Balthazar studied him for a protracted moment, long enough that Dave became a little nervous once more. "Hold out your hand like this," the older man finally said, holding out his hand so that his palm was cupped with his fingers curled toward the ceiling. "Fire is a two-fold art," he went on to explain. "Like you've discovered, setting things on fire is fairly easy, but creating a fireball is a different discipline entirely.

Dave held out his hand as instructed. "What am I doing wrong?" he asked.

"Nothing," Balthazar looked surprised. "You aren't doing anything wrong—you're just missing a step." He edged a little closer to the younger man. "You've been vibrating the molecules right above your hand—which is what you're supposed to do. They smoke, they flash, but you don't get any fire."

"Right," Dave nodded, trying once more only to get the same result.

"The flames are being dowsed," Balthazar explained. "Your molecules are vibrating and heating, and the molecules next to them are stealing that heat. By the time you've built up any momentum, the room at large it working to stabilize all that excess energy." He demonstrated, but nothing new happened.

"Great," Dave groaned, "I'm a human radiator."

Balthazar chuckled. "What you need to do is buffet the molecules surrounding your intended fire—create a little vortex around it, if you will." In the center of his palm, a tiny flame leapt to life. "You see, this type of fire has no fuel, nothing to keep it burning other than you and the air around it, so it's up to you to control it completely. By creating the vortex you can control its size," the flame in his palm grew to the size of a grapefruit. "You can control its intensity," the flames bled from orange to blue, and began to throw off a noticeable amount of heat. "And you can control where it goes," now the flame hovered in the air, above their heads, and flew straight into the closest fireplace to be consumed amongst the other flames.

Dave thought for a moment—it all made perfect sense in terms of energy transference, but there was one thing that was bothering him. "What do you mean by vortex?"

"Just vibrate the molecules around the fire, like you did to levitate the books," the older man shrugged. "Those molecules will create a field, a moving boundary for your fire. But you have to be careful that you don't create a vacuum, because the fireball will gutter out if it can't get any air, just like a real fire."

It sounded so much easier than he knew it was. After all, how long had it taken him just to float a measly book? And at least with the book he'd been able to see what he was doing—now he just had to go on faith alone, and hope that he was really doing what he was supposed to be. Still, Balthazar had just done it, so he knew it had to be possible.

Dave took a deep breath and was just about to embark on the hours-long journey ahead of him, when something screeched across his nerves. He was suddenly gripped by what could only be described as a full body brain freeze— it was irritating and paralyzing and, unfortunately, familiar. The very same feeling had gripped him in Balthazar's presence before, what the older man had described as a hypersensitivity to "shifts in perceived reality". He hadn't been entirely sure what that had meant at first, but Dave was beginning to suspect that it meant he would be on edge whenever dimensions brushed against one another. All of which begged one very important question: had the dimensions around them just moved?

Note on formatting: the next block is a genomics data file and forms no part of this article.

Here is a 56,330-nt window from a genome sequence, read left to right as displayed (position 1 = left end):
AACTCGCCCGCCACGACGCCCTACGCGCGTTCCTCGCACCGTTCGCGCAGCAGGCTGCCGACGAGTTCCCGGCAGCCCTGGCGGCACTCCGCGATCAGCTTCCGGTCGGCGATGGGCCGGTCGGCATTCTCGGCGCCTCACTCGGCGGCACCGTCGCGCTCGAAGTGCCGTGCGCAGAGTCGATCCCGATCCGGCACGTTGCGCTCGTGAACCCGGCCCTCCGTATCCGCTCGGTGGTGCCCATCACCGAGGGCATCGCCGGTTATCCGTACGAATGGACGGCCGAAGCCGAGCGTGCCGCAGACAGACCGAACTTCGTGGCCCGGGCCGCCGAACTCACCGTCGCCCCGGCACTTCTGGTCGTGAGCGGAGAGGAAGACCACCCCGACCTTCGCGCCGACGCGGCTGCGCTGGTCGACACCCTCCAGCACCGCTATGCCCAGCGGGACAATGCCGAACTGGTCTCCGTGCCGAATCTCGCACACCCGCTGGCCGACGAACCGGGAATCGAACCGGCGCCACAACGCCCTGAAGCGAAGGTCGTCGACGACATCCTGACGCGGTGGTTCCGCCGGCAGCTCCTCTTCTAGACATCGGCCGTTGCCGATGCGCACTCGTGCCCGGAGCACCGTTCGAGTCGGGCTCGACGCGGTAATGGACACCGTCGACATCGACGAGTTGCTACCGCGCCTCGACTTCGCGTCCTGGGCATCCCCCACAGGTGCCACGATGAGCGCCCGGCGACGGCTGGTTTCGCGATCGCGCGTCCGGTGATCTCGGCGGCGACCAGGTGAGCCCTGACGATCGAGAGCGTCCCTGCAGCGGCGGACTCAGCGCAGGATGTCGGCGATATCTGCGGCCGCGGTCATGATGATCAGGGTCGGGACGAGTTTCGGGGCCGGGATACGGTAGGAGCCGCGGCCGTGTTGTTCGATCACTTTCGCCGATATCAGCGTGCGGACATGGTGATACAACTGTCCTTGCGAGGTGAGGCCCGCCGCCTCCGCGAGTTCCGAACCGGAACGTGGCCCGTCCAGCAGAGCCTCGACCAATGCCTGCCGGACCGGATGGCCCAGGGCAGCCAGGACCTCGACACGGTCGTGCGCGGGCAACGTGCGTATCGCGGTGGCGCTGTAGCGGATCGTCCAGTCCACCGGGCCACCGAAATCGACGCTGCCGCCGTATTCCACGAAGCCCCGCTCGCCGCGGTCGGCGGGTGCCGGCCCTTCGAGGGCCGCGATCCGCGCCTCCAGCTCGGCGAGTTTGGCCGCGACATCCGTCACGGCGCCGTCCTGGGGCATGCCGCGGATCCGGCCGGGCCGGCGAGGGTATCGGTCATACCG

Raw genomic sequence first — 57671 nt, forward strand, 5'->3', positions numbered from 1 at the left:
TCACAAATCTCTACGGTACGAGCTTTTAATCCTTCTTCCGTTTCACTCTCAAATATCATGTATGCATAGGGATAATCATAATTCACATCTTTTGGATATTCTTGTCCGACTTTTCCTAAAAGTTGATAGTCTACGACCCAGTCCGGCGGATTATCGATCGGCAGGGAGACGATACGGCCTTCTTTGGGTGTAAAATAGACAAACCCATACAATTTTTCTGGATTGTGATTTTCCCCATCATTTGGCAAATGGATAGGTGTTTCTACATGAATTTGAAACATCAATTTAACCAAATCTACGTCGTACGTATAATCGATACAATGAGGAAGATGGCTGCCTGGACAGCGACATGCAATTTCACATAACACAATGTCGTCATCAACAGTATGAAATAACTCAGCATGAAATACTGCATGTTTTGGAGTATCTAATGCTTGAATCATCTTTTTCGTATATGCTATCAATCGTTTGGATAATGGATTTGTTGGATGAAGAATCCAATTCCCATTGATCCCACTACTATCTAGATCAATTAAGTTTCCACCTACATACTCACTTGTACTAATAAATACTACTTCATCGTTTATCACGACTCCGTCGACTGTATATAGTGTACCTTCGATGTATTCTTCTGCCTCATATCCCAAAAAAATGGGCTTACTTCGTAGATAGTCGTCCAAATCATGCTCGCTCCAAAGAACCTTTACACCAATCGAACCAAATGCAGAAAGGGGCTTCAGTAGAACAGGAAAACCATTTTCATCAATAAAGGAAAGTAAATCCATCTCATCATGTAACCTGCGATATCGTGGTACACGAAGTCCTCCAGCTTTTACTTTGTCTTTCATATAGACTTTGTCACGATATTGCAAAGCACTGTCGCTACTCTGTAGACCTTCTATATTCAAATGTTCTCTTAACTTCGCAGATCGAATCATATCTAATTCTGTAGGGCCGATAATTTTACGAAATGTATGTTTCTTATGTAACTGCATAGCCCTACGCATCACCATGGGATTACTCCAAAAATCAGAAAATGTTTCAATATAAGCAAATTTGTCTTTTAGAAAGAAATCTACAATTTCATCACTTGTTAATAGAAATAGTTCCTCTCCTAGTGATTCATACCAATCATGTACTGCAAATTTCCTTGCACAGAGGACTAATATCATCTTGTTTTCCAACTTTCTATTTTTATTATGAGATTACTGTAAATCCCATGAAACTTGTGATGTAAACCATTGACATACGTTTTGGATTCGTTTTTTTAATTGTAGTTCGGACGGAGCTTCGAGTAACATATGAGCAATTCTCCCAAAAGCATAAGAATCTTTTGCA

"Dave?" Balthazar asked, a frown pulling at his lips.

Realization crashed upon him—he'd taken too long. Dave knew that Balthazar was working on transporting the Arcana Cabana out of the city; the whole reason he'd started working on levitation had been so that he could escape the store before that happened. But he'd gotten caught up in the work and one thing had simply led to another and, before long, he'd become entranced. Curiosity had taken away his one opportunity to escape, unless… unless they hadn't actually moved yet.

Quickly, Dave rushed out of the room, but his dash was short lived, just like his hopes. The minute he found a window, he knew there was no chance to leave—he'd been right to suspect that there had been some sort of dimensional friction. The Arcana Cabana had not only left New York, it had gone somewhere exotic and new… and underwater.

"It's Lake Champlain," Balthazar said from behind him, nonchalantly leaning in the doorway.

Dave suddenly felt like the weight of the world was crushing him. For one brief moment, he'd been sucked into the older man's lunacy, and he had enjoyed it in ways he'd never enjoyed anything, save working with his Tesla coils, so of course it wasn't meant to last. Like a slap in the face, he was now reminded that he'd been kidnapped, that he had little to no say in anything that was going on, and now he had absolutely no hope for escape. "Why?" he asked quietly.

"I could be prosaic and say that's it's as good a place to start as any, but I'll be honest," Balthazar murmured, coming closer. "You're in danger."

A/N: …I've got nothing; this chapter just happened.

Many, many thanks to those who have reviewed the last few chapters—I've noticed a dwindling response, and I can't decide if it's me or the fandom.

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Disclaimer: Sorcerer's Apprentice belongs to Disney.